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Talk opens dialogue around learning disabilities on campus


This semester, the Office of Disability Resources and Assistive Technology Lab will be hosting the Disability Event Series. The series of four events is intended to open conversations about disability identity. 

The first installment of the series on Friday, March 2 focused on learning disabilities. The next event, “Vocational Rehabilitation Services,” will occur on March 15 and focus on informing students of their resources once they leave Grinnell and enter the workforce. That event will be followed by the “Know Your Rights Workshop” on April 4, run by an advocate from Disability Rights Iowa, who will inform students about the impacts of the Americans with Disabilities Act (ADA). Finally, there will be a “Disability and Identity Panel Discussion” on April 20, where a panel of disability experts will give short presentations, break off to talk to individual students in small groups and then reconvene for a Q&A.

Maddie O’Meara ’17, who works in the disability resources office, helped plan these events with Autumn Wilke, assistant dean for disability resources, to address what she saw as a lack of discussion about disability identities at Grinnell.

Autumn Wilke, assistant dean for disability resources, launched the first of several events geared toward making issues of accessibility visible on campus. Photo by Mai Phuong Vu.

“When I was a student here I had accommodations, and spent a lot of time talking to other students with disabilities about things we’d like to see on campus. One of the main things that kept coming up is us wanting to have conversations about disability identity. I was also a sociology major and was sort of disappointed to see disability sort of glossed over in conversations about identity, power and privilege,” O’Meara said.

As a student, this prompted O’Meara to set up an informal survey in which she asked people to drop rocks in jars labeled with the names of events they would like to see on campus. This was the foundation for the Disability Event Series.

The learning disabilities event, hosted by Professor Kirsten R. Brown from Edgewood College, consisted of two presentations, one for staff and another for students. In the discussion for students, Brown focused on answering their questions. She discussed broad social patterns and inequalities associated with learning disabilities and shared tips with students for succeeding in college with learning disabilities.

When talking about dealing with disabilities in a college environment, Brown said, “You’re bridging the gap of power between student and faculty. You’re also bridging the gap between someone who’s occupying this campus for a very short period of time, and someone like a tenure-track faculty member who’s essentially moved here and has been here for 30 plus years, so their concept of time and change is very different from your concept of time and change.”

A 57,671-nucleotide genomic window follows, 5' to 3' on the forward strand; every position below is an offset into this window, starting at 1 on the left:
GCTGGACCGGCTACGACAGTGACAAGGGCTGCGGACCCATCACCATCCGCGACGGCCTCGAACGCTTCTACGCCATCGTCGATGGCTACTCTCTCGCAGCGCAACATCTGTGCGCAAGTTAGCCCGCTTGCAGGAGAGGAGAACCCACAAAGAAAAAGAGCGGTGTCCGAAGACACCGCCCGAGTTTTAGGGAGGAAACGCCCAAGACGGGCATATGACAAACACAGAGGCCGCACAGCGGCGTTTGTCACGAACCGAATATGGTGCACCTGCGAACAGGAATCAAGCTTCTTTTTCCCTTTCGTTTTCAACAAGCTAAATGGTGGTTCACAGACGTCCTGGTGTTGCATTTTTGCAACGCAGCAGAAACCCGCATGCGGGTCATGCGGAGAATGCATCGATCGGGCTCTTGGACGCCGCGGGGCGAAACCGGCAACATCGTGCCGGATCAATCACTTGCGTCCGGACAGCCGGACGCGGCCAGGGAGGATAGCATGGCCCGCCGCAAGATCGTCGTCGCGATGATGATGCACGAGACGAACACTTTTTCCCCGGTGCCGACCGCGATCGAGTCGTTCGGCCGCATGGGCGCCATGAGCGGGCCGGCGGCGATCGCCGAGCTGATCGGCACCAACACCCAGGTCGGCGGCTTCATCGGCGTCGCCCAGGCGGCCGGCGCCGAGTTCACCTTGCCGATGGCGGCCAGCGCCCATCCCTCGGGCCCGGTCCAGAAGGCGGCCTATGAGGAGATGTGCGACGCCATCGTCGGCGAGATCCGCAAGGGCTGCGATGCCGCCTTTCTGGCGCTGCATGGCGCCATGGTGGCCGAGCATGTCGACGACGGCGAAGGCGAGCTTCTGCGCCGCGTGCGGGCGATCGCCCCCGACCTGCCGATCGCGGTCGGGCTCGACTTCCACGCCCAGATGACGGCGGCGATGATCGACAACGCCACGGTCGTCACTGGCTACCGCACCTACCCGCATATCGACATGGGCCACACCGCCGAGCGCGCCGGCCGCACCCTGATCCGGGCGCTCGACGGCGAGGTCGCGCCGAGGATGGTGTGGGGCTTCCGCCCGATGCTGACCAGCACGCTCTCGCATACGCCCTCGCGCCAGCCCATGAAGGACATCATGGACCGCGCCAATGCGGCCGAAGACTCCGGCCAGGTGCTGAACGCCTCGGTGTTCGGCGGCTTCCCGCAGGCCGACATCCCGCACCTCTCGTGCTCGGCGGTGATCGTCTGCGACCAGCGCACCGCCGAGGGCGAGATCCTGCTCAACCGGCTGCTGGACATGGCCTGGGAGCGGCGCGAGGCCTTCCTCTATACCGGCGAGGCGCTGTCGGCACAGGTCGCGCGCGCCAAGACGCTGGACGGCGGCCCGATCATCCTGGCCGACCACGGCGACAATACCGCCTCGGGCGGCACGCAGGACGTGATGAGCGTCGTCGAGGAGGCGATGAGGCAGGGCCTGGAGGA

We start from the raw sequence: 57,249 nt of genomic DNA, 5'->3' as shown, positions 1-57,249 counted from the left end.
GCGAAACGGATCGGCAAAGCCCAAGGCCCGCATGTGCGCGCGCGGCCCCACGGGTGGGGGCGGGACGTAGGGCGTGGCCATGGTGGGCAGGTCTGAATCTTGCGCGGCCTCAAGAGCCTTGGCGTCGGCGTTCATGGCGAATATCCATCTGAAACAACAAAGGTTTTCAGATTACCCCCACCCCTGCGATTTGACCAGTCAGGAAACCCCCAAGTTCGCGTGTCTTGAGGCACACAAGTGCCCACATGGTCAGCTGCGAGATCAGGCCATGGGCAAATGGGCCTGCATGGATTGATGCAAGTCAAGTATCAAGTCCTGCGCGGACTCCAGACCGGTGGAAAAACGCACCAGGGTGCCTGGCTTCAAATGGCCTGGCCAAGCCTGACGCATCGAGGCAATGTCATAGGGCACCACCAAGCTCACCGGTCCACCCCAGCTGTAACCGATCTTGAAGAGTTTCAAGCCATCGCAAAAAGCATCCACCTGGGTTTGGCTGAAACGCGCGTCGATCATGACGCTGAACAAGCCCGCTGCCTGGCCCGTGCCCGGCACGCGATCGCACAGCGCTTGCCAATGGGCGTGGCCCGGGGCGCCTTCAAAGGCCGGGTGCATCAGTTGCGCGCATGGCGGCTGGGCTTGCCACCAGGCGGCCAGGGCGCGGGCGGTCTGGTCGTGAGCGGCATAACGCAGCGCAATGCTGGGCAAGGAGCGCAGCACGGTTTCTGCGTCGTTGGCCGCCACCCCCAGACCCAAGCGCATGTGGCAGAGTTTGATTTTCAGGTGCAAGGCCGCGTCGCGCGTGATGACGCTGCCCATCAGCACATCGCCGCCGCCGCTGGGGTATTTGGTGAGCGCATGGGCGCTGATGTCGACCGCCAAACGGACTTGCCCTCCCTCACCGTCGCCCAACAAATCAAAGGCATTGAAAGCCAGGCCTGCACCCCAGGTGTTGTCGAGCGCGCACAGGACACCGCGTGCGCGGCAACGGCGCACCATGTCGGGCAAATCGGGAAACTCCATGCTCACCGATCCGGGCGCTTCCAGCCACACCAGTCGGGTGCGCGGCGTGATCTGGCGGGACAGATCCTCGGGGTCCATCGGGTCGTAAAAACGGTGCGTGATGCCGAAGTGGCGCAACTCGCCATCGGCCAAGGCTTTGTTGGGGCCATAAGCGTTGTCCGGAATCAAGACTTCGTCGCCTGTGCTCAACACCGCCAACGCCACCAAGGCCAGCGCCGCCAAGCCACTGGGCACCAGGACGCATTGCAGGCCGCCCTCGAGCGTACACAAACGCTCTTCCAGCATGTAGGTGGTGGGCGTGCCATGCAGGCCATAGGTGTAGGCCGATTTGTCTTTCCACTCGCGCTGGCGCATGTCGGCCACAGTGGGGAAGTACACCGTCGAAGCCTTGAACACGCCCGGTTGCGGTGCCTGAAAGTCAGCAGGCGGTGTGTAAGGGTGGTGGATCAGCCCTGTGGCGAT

She encouraged students to advocate for themselves and create positive change in how their professors approach learning disabilities. One of these strategies is asking professors to let students use multiple means of assessment other than just papers and tests. For instance, a student could ask to make a movie as a substitute for some of their writing assignments. Wilke added that many professors on campus are vocal advocates for multiple means of assessment.

Brown also discussed the experience of dealing with learning disabilities in doctoral programs. 

“I’m 37 and I’m just now getting to the point of saying I wouldn’t change how my brain works and for the majority of the population, my brain does not work like yours,” Brown said. “When I was applying for doctoral programs, I was trying to figure out how to talk about disability. I had to put myself out there in my application process and say ‘I have a disability, and how are you going to handle that?’”

Brown additionally confronted some larger societal issues that those with learning disabilities face. Responding to a student who was not sure whether they had a learning disability or not, she said, “This is the most common problem with learning disability. It’s a combination of how we socially define disability as needing to have a diagnosis in order to be valid, and that diagnosis costing several thousand dollars to exclude a very large portion of the population.”

Students and faculty alike can look forward to learning more about disabilities in the upcoming weeks, as even more speakers come to campus.

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